Reporters Without Borders today accused the Chinese authorities of "obstinately refusing to respect free expression," after they finally formalized the arrest of detained cyber-dissident Du Daobin by charging him with "inciting subversion of the state and the overthrow of the Chinese socialist system" in some 30 articles he posted online.
"There is absolutely no justification for imprisoning people who just share their ideas on the Internet," Reporters Without Borders said, pointing out that free expression is supposed to be guaranteed by article 35 of the Chinese constitution.
The organisation urged all Internet users to sign a petition in support of Du, which can be accessed on the Reporters Without Borders website (www.rsf.org).
The announcement of the charges by the bureau for public security in the eastern province of Hubei was the first official measure to be adopted by the government since Du’s arrest on 28 October. It appeared to dash any hope of his being freed soon.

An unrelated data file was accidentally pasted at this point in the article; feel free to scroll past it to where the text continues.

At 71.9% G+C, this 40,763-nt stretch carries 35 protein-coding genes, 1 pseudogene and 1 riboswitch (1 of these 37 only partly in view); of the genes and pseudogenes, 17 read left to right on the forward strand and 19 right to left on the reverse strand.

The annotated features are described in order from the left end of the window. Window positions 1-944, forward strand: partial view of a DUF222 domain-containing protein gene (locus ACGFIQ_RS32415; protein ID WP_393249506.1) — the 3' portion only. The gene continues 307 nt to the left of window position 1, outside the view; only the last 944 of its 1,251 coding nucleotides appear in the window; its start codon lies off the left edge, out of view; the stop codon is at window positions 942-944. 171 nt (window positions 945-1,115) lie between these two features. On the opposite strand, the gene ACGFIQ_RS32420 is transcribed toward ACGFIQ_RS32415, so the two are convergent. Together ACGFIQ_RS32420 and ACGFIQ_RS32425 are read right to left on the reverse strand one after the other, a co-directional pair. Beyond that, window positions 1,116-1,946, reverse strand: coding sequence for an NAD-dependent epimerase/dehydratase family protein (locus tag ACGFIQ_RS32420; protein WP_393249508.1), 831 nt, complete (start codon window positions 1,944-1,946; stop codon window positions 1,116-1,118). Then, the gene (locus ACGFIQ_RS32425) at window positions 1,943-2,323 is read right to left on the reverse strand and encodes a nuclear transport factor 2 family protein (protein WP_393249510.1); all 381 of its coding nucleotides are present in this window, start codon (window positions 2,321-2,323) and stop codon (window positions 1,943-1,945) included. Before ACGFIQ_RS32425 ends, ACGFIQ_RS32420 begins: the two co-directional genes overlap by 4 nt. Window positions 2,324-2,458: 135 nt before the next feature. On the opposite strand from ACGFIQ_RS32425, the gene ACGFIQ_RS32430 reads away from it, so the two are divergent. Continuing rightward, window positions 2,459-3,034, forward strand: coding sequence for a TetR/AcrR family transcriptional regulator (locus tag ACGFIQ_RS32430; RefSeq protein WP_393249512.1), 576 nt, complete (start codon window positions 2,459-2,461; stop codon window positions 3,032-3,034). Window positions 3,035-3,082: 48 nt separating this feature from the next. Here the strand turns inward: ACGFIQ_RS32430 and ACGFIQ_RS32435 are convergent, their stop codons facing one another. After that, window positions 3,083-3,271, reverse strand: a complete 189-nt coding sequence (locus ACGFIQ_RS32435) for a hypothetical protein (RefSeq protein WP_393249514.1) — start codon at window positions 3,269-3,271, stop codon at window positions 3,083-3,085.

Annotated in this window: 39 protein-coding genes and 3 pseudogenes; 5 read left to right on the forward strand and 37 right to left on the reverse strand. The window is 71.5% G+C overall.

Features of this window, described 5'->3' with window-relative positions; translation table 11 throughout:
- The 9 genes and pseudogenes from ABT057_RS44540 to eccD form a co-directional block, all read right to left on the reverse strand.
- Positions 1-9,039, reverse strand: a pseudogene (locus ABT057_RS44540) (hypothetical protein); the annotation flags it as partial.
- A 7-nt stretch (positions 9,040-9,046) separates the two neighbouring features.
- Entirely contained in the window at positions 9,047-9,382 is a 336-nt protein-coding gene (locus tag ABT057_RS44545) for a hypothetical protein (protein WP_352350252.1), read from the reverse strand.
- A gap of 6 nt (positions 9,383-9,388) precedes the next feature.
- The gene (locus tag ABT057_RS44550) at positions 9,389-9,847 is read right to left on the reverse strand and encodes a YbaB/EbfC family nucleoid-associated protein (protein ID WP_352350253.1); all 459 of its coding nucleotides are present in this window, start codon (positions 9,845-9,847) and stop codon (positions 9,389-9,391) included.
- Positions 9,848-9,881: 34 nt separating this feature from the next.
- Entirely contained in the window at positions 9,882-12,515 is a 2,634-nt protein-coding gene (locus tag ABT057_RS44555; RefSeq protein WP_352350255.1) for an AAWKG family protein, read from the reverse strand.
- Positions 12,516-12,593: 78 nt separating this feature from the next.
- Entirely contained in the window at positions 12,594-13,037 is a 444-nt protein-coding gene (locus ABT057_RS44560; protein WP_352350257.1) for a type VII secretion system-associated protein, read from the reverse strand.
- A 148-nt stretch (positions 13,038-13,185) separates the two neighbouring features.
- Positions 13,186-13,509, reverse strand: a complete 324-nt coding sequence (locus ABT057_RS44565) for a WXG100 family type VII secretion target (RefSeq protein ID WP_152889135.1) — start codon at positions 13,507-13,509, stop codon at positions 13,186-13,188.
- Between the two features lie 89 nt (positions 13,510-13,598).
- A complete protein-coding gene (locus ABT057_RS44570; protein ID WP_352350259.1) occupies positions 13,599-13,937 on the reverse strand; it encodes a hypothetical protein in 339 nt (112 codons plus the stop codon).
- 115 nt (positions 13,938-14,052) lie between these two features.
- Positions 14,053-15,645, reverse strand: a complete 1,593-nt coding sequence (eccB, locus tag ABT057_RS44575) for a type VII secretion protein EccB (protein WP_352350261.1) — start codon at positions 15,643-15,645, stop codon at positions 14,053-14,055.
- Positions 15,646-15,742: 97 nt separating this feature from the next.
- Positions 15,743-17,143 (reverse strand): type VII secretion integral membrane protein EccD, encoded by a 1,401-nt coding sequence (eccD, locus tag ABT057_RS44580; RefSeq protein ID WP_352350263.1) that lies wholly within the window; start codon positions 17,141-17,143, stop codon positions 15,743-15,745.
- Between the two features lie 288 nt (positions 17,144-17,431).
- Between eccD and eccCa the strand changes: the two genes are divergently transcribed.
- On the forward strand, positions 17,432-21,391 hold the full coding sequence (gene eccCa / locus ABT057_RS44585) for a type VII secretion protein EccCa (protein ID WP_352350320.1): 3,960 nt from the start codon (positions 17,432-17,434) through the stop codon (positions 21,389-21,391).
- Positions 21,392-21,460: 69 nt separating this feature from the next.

His release had nonetheless seemed imminent just a few days ago when the regional prosecutor referred the case back to the police for lack of evidence.
The authorities claim that Du, 40, exceeded the right to criticise the government in the articles calling peacefully for more democracy which he posted online. His posts also called for the release of fellow cyber-dissident Liu Di (who was released on 28 November for lack of evidence) and criticised the proposed amendment of article 23 of the Hong Kong constitution, which would threaten free expression in the former British colony.
The petition calling for Du’s release, which was launched by Chinese intellectuals and journalists, already has about a thousand signatures. It is supposed to be submitted to the Chinese authorities on 1 March.
Sign the petition